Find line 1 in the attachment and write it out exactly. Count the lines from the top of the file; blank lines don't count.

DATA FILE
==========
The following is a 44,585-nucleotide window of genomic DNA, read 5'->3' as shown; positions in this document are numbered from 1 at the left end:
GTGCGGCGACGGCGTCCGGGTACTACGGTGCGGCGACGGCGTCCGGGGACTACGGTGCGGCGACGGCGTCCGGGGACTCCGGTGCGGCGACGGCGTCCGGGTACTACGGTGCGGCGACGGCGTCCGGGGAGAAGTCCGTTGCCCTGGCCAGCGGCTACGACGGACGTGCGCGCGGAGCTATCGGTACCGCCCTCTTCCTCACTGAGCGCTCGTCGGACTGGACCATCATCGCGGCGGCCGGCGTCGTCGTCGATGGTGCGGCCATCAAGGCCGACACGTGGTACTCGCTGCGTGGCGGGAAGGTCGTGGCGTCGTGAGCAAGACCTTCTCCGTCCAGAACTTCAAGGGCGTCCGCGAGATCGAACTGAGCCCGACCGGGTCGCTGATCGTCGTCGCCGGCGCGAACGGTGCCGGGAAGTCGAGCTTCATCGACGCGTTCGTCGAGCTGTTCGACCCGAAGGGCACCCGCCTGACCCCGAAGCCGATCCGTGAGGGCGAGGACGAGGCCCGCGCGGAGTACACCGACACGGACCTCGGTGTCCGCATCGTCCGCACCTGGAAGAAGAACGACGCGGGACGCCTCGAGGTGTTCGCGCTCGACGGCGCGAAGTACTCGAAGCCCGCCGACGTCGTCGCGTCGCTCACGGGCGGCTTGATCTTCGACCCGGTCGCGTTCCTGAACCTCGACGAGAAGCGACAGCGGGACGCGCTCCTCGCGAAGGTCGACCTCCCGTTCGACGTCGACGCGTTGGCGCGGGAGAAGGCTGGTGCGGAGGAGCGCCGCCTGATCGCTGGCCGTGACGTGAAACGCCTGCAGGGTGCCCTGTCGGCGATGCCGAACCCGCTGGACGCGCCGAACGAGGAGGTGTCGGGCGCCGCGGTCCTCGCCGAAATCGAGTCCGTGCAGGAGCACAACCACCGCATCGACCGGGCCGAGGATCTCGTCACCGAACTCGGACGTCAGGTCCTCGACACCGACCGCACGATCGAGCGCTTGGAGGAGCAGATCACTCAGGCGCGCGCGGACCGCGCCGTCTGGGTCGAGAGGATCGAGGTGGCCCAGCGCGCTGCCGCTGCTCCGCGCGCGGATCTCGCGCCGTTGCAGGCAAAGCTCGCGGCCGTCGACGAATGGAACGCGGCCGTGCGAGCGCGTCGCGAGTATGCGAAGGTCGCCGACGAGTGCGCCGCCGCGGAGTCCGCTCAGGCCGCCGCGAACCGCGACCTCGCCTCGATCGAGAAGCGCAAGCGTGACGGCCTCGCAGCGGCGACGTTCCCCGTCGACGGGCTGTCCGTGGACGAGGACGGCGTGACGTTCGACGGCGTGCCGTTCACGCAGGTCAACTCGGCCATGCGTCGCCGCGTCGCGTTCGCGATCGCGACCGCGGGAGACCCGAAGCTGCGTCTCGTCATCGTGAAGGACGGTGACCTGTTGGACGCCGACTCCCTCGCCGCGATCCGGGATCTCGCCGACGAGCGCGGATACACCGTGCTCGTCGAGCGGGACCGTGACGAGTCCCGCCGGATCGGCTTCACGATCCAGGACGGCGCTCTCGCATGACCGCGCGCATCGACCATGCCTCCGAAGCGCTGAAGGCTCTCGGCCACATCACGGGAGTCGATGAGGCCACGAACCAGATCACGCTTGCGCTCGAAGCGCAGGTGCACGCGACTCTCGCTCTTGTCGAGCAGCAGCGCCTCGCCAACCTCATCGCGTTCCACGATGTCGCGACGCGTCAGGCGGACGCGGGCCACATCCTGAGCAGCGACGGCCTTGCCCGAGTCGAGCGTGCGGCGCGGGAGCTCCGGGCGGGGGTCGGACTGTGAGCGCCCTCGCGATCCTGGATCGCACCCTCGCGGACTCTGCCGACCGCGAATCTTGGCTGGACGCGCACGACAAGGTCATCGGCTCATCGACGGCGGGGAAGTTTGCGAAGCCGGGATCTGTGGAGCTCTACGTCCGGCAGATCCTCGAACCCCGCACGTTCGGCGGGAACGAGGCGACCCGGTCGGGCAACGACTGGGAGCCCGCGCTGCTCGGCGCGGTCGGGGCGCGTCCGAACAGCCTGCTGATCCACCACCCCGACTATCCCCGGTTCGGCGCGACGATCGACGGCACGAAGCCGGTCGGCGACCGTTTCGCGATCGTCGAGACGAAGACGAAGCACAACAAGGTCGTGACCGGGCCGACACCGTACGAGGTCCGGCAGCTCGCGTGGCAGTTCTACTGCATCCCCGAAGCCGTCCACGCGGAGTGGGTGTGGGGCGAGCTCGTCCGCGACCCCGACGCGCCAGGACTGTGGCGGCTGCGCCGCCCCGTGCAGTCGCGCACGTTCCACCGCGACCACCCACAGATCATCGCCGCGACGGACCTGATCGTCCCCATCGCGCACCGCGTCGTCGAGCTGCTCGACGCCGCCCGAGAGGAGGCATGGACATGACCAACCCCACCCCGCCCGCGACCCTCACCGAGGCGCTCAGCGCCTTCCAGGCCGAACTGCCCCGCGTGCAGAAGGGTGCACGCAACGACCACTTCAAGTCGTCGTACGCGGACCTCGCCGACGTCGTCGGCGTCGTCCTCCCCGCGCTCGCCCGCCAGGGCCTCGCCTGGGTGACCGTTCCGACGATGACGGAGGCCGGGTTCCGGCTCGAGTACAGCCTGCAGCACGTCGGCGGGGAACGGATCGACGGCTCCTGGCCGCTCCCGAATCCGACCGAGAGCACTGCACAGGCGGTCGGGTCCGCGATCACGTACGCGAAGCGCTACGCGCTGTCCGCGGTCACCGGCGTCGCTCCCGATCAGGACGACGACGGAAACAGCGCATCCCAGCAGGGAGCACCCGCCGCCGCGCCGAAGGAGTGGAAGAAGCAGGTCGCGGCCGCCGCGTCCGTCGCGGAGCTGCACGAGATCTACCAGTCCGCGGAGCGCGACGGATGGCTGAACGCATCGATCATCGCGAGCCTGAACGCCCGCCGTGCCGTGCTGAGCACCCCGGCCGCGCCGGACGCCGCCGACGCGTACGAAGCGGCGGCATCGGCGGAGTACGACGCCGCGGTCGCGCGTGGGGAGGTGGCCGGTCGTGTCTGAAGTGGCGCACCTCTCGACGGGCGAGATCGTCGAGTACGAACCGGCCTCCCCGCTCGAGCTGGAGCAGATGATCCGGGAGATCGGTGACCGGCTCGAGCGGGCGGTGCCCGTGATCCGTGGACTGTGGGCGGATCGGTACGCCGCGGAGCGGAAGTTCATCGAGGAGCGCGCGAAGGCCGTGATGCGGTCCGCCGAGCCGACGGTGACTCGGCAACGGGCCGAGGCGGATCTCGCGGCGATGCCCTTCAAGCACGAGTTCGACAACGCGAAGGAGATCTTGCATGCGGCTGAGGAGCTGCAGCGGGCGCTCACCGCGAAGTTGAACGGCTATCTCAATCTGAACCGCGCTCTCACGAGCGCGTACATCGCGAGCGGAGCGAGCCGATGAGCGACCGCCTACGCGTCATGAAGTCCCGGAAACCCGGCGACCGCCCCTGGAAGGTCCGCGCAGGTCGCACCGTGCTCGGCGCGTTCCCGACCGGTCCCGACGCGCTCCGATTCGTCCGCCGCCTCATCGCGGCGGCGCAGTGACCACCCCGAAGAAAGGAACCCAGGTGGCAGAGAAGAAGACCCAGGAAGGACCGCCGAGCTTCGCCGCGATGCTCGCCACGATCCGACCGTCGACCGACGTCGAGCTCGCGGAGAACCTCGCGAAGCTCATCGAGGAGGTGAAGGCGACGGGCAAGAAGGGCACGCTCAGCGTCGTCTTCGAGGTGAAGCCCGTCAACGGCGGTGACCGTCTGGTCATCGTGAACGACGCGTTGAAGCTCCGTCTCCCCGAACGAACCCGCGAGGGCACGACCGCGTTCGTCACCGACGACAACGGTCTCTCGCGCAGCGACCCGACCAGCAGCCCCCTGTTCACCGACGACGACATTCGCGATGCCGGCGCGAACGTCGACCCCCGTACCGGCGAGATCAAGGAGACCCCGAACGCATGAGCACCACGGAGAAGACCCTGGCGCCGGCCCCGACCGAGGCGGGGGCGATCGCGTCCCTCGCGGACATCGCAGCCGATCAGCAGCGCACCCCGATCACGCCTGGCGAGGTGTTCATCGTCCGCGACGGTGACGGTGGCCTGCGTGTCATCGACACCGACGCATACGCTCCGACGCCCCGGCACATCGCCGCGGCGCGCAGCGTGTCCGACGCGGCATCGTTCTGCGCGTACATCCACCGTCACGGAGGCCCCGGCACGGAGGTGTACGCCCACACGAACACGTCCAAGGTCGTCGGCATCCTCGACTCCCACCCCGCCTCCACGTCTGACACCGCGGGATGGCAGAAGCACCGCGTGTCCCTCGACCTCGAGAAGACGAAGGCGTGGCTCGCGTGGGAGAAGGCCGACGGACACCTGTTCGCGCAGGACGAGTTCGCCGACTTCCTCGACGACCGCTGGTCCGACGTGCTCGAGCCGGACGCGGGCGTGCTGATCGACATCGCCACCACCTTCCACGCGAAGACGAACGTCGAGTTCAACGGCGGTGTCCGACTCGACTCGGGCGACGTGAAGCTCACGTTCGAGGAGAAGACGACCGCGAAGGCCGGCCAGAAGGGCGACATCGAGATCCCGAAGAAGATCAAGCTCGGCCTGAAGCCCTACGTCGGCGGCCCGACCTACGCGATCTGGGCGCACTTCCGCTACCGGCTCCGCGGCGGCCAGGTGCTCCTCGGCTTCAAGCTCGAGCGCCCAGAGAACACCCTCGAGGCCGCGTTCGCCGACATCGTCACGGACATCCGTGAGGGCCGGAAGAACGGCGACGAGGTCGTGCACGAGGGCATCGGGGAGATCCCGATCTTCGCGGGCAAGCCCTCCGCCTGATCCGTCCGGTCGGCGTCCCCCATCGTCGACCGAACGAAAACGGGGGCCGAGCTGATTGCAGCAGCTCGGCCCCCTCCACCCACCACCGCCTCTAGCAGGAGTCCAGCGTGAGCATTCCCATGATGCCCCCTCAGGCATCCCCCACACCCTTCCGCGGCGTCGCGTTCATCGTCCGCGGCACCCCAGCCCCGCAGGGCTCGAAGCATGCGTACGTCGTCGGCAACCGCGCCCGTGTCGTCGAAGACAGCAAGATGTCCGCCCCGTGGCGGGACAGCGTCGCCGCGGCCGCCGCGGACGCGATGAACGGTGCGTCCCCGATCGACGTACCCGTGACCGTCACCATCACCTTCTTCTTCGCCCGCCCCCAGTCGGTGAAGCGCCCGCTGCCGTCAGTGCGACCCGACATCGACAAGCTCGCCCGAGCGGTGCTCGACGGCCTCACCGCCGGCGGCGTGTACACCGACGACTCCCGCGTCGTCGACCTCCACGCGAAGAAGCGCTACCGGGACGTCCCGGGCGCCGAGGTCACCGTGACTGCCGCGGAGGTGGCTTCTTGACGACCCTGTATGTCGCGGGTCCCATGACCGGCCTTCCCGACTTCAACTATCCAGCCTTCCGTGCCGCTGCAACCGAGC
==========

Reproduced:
The following is a 44,585-nucleotide window of genomic DNA, read 5'->3' as shown; positions in this document are numbered from 1 at the left end: